Samarkand is a four and a half hour flight from Istanbul, Turkiye - a route currently served by Uzbekistan Airways.
With the launch of Air Samarkand, the city is set to become more accessible by the end of the year. The new airline will begin with directflights to cities in Turkey, Vietnam, Malaysia, Indonesia and China before expanding into Europe over the next 12 months.
If you’re taking a longer trip, the best way to explore Uzbekistan is by rail.
On the Afrosiyob high-speed train, Samarkand is just over two hours from the country’s capital Tashkent, compared to almost five hours by car. The journey can cost as little as €8.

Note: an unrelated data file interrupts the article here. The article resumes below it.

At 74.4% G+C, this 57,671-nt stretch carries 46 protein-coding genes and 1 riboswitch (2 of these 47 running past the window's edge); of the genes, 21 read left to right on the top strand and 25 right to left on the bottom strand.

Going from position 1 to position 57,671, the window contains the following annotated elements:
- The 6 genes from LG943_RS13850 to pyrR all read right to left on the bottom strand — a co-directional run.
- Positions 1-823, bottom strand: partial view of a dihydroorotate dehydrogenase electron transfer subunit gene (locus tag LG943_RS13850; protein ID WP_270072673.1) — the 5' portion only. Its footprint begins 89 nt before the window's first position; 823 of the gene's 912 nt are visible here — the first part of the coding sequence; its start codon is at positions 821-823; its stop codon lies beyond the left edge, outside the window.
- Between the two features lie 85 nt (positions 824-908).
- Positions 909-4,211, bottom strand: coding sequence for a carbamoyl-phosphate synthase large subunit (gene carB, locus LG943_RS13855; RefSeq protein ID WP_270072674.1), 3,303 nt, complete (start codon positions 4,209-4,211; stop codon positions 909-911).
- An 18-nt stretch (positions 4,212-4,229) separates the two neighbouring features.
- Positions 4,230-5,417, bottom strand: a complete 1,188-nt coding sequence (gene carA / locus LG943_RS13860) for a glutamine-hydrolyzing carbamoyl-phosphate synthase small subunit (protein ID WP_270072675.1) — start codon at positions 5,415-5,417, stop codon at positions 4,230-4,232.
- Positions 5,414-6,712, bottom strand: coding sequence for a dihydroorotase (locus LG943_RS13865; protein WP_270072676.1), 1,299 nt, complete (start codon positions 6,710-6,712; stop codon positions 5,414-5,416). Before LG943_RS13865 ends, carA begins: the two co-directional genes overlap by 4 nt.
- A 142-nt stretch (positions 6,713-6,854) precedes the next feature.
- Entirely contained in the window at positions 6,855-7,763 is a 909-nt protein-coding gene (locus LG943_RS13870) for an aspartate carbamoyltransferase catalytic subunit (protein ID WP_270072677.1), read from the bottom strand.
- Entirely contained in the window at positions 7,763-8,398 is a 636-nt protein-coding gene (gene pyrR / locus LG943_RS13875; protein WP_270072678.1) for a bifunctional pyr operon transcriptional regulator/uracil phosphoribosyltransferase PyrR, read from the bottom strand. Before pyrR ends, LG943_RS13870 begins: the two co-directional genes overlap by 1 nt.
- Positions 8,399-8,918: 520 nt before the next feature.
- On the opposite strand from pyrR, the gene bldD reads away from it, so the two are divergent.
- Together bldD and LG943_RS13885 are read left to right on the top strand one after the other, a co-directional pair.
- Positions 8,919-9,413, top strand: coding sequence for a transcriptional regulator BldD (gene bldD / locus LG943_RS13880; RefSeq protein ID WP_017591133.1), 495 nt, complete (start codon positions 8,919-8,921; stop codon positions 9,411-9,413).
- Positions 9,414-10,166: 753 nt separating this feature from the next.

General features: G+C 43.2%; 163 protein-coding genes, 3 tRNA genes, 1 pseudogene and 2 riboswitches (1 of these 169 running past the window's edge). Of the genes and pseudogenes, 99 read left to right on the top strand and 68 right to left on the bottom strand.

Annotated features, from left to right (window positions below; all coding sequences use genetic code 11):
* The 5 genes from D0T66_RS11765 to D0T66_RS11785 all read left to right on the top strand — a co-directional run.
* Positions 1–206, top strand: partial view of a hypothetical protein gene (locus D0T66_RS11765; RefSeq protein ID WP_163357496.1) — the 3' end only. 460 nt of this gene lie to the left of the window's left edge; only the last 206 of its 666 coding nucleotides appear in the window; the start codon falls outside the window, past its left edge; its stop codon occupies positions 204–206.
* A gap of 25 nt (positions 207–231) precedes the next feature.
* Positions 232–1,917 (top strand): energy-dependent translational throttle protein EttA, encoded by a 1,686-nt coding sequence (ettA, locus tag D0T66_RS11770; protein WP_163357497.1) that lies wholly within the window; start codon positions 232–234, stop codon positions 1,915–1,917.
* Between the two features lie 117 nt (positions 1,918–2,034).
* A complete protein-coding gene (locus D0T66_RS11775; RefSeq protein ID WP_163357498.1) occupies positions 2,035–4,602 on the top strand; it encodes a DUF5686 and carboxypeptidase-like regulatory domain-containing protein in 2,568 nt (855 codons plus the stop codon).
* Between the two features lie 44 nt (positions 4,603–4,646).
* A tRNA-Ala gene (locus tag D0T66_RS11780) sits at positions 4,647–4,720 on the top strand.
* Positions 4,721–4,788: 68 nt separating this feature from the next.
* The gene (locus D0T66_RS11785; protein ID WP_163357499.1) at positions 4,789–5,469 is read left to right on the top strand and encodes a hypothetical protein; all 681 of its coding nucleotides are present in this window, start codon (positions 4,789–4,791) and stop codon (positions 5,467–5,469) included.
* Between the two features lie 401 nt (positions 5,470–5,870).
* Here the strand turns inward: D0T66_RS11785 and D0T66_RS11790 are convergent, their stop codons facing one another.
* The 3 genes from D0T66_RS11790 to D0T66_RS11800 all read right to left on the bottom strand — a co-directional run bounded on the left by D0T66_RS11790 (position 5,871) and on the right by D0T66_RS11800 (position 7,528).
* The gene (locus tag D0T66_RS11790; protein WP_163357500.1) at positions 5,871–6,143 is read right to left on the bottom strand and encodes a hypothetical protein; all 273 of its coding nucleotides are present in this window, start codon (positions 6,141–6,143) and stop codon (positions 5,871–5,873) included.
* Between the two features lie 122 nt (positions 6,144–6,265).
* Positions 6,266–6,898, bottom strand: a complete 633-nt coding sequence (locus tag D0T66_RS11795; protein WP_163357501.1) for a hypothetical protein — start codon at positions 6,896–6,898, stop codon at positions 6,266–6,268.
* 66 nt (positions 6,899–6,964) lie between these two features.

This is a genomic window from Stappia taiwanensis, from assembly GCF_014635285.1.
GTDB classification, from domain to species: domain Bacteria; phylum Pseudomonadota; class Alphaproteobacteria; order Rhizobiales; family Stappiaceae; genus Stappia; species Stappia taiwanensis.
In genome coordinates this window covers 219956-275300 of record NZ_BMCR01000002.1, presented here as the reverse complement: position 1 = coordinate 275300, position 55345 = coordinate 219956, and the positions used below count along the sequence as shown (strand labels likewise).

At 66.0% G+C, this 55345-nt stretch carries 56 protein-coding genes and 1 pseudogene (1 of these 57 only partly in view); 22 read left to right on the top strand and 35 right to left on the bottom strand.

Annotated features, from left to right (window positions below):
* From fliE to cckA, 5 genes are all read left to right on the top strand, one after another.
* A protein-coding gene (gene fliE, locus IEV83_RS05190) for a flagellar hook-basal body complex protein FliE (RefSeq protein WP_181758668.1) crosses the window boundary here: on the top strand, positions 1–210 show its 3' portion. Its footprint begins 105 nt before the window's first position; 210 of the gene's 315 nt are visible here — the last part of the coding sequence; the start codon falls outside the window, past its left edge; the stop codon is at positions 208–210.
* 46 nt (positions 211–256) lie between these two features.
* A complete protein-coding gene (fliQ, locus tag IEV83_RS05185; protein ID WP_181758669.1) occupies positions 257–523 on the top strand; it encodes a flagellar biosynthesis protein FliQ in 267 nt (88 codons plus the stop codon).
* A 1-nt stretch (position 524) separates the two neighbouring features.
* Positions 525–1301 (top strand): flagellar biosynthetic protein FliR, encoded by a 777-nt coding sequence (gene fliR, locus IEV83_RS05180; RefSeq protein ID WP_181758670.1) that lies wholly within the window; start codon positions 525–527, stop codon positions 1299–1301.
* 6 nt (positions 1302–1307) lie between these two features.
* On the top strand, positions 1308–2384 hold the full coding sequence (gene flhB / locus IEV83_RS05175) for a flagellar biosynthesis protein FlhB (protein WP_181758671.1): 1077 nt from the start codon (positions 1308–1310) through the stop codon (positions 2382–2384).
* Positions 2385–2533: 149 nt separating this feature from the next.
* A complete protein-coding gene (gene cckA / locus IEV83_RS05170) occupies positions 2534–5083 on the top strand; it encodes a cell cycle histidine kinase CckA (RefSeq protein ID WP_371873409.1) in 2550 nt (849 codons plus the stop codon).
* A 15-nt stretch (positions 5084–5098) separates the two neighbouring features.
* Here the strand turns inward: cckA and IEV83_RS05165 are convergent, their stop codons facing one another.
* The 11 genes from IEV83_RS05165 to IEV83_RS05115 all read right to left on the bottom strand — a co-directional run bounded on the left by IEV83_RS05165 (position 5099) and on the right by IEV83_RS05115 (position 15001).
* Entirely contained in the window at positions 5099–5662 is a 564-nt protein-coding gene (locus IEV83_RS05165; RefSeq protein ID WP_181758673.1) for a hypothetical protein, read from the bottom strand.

The country is also reviving the fabled Silk Road route with the expansion of its railways, which now stretch from Kazakhstan through Uzbekistan all the way to Turkmenistan - a journey dotted with UNESCO World Heritage Sites.
A 15-day ‘rail cruise’ with Uzbekistan Railways and German adventure travel specialist Lernidee GMBH whisks you from the Kazakh capital Astana to the Uzbek capital of Tashkent and on to Samarkand.
Stop at medieval Khiva and Bukhara, followed by the ancient cities of Mary and Nisa, before finishing your adventure in the Turkmen capital Ashgabat. Prices for this chartered train trip start from €4,130 per person.
From 2026, you’ll also be able to take a luxury train between Tashkent and Khiva via Samarkand and Bukhara - designed by the same group behind Italy’s Orient Express La Dolce Vita.